The ongoing saga of the North American Free Trade Agreement renegotiations seems to have finally come to an end.
On Monday, President Trump announced a new trade deal with the United States’ North American trading partners. The agreement formerly known as NAFTA will now be called the United States-Mexico-Canada Agreement, or USMCA.
To experts already weighing in, the trade deal appears to be a marriage between the existing NAFTA and provisions of the defunct Trans-Pacific Partnership, which the U.S. negotiated with 11 other nations before Trump pulled the nation out as one of his first presidential orders of business.
In a White House statement Monday, Trump said, “USMCA is a great deal for all three countries, solves the many deficiencies and mistakes in NAFTA, greatly opens markets to our farmers and manufacturers, reduces trade barriers to the U.S. and will bring all three Great Nations together in competition with the rest of the world.”
The deal was reached with Canada Sunday night—just before the midnight deadline for settling an agreement on trade—and will be added into the deal already reached with Mexico.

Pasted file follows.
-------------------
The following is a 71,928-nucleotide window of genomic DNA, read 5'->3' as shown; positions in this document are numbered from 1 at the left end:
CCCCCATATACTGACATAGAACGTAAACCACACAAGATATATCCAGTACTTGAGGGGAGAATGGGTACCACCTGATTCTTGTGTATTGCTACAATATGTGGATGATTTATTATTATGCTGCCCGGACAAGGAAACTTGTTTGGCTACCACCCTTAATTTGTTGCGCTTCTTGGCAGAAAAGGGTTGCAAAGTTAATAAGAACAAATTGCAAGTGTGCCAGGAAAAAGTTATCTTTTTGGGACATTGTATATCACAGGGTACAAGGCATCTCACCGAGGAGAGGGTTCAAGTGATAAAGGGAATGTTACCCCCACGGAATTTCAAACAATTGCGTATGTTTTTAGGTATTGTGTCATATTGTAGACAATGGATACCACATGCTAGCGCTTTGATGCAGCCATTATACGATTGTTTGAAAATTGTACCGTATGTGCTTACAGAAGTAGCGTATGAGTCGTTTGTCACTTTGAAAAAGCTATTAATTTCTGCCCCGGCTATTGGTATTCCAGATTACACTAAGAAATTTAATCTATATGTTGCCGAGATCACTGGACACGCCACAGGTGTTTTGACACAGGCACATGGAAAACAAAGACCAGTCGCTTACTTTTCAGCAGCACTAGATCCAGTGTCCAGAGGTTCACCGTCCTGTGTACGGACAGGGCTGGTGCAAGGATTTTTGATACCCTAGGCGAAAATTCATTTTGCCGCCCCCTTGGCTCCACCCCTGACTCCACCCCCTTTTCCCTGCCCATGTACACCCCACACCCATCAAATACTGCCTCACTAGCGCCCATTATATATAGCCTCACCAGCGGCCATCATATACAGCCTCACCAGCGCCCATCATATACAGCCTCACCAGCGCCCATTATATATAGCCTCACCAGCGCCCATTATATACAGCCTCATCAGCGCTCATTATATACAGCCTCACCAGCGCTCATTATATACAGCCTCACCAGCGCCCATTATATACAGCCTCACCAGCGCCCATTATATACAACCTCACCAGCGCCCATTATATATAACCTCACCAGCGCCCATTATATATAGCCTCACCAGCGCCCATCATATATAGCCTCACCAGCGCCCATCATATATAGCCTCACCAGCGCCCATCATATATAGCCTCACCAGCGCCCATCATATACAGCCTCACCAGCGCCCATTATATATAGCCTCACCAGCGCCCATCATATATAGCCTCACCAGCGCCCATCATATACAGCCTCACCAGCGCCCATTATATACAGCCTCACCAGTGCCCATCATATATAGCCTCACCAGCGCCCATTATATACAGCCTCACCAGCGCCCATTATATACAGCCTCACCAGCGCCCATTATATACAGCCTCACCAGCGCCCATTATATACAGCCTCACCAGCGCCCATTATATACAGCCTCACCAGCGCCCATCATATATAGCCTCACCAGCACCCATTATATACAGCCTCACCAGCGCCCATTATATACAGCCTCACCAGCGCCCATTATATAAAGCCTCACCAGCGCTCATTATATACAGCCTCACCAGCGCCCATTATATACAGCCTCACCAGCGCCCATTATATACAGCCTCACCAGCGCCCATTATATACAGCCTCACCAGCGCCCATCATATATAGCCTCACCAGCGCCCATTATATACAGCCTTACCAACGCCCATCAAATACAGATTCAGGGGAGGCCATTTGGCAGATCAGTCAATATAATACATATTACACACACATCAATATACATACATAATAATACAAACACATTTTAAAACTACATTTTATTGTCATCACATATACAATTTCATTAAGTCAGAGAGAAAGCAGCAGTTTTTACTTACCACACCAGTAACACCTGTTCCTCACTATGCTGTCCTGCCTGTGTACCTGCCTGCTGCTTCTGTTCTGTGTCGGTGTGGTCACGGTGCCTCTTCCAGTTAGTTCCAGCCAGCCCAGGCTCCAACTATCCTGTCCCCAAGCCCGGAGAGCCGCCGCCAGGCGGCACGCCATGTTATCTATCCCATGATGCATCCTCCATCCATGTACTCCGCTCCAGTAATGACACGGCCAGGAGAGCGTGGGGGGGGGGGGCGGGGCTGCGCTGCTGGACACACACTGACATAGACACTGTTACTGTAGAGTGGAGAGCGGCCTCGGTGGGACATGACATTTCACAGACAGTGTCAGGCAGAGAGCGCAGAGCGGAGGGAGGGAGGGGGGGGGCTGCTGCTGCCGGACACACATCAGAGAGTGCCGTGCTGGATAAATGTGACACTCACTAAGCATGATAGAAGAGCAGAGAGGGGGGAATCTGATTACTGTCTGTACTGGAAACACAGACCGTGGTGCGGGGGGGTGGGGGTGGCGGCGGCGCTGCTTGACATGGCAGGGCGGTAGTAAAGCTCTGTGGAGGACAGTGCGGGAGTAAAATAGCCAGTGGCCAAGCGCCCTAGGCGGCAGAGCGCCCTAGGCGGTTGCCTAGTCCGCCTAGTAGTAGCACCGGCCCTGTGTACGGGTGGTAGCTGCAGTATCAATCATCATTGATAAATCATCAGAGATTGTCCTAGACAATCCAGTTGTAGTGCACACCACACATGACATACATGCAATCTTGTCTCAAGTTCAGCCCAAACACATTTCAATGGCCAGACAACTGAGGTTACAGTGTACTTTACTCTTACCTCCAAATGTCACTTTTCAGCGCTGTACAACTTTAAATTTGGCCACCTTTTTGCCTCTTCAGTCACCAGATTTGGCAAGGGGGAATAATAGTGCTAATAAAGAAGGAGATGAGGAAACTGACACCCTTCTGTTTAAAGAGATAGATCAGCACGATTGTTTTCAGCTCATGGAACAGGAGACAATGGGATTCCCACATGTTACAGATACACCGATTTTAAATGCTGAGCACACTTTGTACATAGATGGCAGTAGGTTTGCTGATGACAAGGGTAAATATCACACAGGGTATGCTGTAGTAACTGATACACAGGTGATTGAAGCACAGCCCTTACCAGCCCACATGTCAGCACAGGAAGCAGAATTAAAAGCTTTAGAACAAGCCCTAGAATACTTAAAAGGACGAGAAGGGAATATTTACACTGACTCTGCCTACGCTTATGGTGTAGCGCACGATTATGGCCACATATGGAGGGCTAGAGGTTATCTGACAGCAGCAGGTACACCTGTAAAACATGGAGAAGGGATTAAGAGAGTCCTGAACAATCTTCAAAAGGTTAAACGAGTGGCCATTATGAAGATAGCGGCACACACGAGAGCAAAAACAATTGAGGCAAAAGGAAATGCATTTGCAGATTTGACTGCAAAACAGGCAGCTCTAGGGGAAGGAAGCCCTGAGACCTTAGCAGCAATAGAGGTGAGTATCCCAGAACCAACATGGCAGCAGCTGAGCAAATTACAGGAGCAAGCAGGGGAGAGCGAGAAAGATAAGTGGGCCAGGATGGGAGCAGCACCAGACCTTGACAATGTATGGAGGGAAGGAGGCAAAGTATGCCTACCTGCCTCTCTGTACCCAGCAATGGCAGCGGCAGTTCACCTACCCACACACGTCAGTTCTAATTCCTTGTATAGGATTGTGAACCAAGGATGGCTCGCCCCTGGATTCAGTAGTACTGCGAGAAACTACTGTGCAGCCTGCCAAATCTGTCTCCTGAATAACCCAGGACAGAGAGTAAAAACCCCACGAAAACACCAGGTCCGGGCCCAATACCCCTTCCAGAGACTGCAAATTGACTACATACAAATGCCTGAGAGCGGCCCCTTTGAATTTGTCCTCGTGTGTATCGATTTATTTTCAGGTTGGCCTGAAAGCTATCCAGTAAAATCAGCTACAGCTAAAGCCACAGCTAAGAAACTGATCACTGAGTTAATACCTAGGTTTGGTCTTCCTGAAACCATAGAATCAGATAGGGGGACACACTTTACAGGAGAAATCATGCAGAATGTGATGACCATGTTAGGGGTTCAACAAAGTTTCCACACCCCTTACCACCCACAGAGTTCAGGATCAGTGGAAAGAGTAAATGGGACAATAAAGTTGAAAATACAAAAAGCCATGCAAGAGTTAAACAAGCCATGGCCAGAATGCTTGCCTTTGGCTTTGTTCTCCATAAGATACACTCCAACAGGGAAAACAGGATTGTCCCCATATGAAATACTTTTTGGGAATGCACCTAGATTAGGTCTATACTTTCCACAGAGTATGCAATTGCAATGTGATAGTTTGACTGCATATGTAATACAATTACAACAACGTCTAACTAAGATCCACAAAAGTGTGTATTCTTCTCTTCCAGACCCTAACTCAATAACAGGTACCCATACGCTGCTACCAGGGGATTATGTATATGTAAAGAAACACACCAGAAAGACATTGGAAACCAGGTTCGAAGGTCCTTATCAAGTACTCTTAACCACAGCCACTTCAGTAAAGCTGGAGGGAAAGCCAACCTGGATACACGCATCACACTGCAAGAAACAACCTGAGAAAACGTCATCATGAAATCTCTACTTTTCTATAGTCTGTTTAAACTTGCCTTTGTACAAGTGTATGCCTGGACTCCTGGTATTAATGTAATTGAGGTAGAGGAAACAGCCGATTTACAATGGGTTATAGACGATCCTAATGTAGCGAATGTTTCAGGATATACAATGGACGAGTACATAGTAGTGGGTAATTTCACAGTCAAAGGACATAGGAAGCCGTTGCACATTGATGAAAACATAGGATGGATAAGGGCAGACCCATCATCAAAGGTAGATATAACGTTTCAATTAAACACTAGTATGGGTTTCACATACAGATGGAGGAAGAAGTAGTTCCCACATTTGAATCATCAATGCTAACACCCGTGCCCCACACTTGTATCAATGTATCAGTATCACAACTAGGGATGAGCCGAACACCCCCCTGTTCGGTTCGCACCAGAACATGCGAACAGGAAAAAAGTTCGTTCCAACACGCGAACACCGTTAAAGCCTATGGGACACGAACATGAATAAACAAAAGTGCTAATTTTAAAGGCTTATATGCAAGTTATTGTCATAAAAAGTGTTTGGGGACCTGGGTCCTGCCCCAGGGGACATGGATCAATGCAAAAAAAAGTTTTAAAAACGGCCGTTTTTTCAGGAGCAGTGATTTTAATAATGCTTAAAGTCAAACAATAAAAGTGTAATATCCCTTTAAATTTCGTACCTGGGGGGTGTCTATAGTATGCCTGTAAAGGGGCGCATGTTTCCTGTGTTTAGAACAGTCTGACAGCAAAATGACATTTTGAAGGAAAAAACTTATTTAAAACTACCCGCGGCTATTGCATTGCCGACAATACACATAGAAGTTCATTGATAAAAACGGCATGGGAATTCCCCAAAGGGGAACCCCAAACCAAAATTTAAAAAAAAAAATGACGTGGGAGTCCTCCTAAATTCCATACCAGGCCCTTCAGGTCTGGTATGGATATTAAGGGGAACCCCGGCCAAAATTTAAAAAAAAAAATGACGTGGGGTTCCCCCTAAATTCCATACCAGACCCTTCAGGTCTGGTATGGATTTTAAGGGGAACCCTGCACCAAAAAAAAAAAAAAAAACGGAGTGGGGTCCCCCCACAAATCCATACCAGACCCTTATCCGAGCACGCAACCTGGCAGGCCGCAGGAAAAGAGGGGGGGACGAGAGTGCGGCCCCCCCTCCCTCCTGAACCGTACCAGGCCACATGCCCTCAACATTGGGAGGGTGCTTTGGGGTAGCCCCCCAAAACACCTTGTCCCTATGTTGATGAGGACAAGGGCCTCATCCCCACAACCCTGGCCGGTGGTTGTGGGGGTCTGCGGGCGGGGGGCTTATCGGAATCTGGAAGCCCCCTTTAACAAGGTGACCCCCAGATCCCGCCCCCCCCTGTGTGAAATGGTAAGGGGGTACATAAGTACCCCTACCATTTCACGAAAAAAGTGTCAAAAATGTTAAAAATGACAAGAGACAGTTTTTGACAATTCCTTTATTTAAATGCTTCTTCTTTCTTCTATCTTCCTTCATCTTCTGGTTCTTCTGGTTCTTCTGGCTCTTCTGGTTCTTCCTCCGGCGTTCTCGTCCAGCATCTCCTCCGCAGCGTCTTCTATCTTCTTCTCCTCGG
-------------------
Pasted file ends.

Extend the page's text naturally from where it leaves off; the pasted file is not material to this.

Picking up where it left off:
USMCA will shift rules of origin to require 75 percent of auto manufacturing inputs to be produced in North America, American dairy products will gain better access to Canada, a “high-standard” chapter adds strong protection and enforcement of intellectual property rights, and the new deal “contains the strongest measures on digital trade of any agreement,” according to the White House statement.
With the details of the trade deal still under review, it’s early yet to tell just how the changes will impact apparel, footwear and textile supply chains, but American Apparel & Footwear Association(AAFA) President and CEO Rick Helfenbein said the organization intends to “remind the administration of the need to seamlessly implement this new agreement so that companies are able to adjust to the new trading rules.”
Last year, the value of shipments for U.S. textiles and apparel was $77.9 billion, and U.S. exports of fiber, textiles and apparel were $28.6 billion, according to data from the National Council of Textile Organizations (NCTO).
When it comes to textiles, the agreement may prioritize textile manufacturing in a way that NAFTA might not have.
“Unlike the original NAFTA, the new agreement includes a separate textile and apparel chapter,” NCTO president and CEO Auggie Tantillo said in a statement Monday. “This outcome is a tangible recognition by all three parties of the importance of textile manufacturing to the regional economy.”